For Each vsoShape In vsoSelect
ShapeH = vsoShape.Cells(“Height”).Result(“inches”)
vsoShape.Cells(“piny”) = pin – (OldShapeH + ShapeH) / 2
pin = pin – (OldShapeH + ShapeH) / 2
OldShapeH = ShapeH
Next vsoShape
Else
MsgBox “You Must Have Something Selected”
End If

End Sub

… and the following code will stack the shapes horizontally.

Public Sub StackHorizontal()
Dim vsoSelect As Visio.Selection
Dim vsoShape As Visio.Shape
Dim ShapeW As Double
Dim OldShapeW As Double
Dim pin As Double

Set vsoSelect = Visio.ActiveWindow.Selection
If vsoSelect.Count > 0 Then
Set vsoShape = ActiveWindow.Selection.Item(1)
pin = vsoShape.Cells(“pinx”).Result(“inches”) – vsoShape.Cells(“LocPinx”).Result(“inches”)

For Each vsoShape In vsoSelect
ShapeW = vsoShape.Cells(“Width”).Result(“inches”)
vsoShape.Cells(“pinx”) = pin + (OldShapeW + ShapeW) / 2
pin = pin + (OldShapeW + ShapeW) / 2
OldShapeW = ShapeW
Next vsoShape
Else
MsgBox “You Must Have Something Selected”
End If

End Sub
Though you could do a select area, it may be safer to use the Ctrl key to select the shapes in the stacking order you want.

Enjoy.

John Marshall… Visio MVP       Visio.MVPs.org

Written by johnvisiomvp

August 14, 2015 at 1:05 pm

Posted in Shapes, Visio

Tagged with ,

Future of Visio?

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Visio was introduced 22 years ago and has unfortunately become complacent. The Visio wannabees have become established and use half-truths to promote their products. What was Visio’s last oh wow feature, something to make the market pay attention?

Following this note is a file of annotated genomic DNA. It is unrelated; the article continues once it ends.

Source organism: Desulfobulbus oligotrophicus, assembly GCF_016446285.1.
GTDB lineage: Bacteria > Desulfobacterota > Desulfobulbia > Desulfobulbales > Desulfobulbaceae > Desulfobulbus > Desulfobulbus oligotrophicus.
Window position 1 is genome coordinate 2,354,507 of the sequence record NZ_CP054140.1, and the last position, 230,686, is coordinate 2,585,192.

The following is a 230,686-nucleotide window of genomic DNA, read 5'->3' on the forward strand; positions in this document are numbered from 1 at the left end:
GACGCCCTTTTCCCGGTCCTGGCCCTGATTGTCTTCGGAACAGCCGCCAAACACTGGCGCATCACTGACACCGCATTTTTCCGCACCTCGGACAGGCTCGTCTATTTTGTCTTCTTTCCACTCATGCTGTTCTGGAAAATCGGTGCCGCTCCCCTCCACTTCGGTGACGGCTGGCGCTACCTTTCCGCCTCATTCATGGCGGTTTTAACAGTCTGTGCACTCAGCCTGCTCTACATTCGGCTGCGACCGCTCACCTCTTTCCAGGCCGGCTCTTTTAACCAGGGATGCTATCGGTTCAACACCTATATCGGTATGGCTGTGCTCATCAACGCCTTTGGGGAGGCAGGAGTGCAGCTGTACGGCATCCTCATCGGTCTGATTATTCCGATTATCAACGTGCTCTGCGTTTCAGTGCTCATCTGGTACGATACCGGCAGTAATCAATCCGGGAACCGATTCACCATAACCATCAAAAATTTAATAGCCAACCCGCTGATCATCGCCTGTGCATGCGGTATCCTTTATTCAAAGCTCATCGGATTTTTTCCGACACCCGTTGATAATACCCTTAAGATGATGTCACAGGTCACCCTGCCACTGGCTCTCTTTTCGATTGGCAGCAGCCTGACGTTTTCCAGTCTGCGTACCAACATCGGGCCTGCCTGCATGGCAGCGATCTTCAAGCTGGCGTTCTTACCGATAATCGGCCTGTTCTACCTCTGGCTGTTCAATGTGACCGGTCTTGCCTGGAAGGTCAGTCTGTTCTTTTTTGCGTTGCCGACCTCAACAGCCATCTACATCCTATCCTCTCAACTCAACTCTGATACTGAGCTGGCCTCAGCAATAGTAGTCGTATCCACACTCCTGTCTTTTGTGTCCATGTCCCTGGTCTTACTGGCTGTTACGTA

In its’ life time, most under the Microsoft brand, Visio has come out with some interesting innovations, Data Graphics, Containers, Rules, the shapesheet and a programmable model. Before joining Microsoft, Visio was the first non-Microsoft company to fully embrace VBA.

Initially, Visio was a simple way of making connected diagrams. Drop a predefined shape and add a connection line. If the shape moves, the lines remained connected. Unlike other packages at the time, which did not have the connection feature, you were not limited to the eight shapes they supplied. The Visio team had added some magic behind the shapes, called the shapesheet. My handwriting is atrocious and I can not draw, but with the shapesheet I am able to create some fantastic shapes. Nothing compared to the mastery of one of the original shape miesters like Chris Roth, but adequate. The shapesheet contains formulas that react to the shapes surroundings. So, you could start a shape from scratch or build on an existing shape. Chris Roth’s site is the place to be if you want to be a shape developer.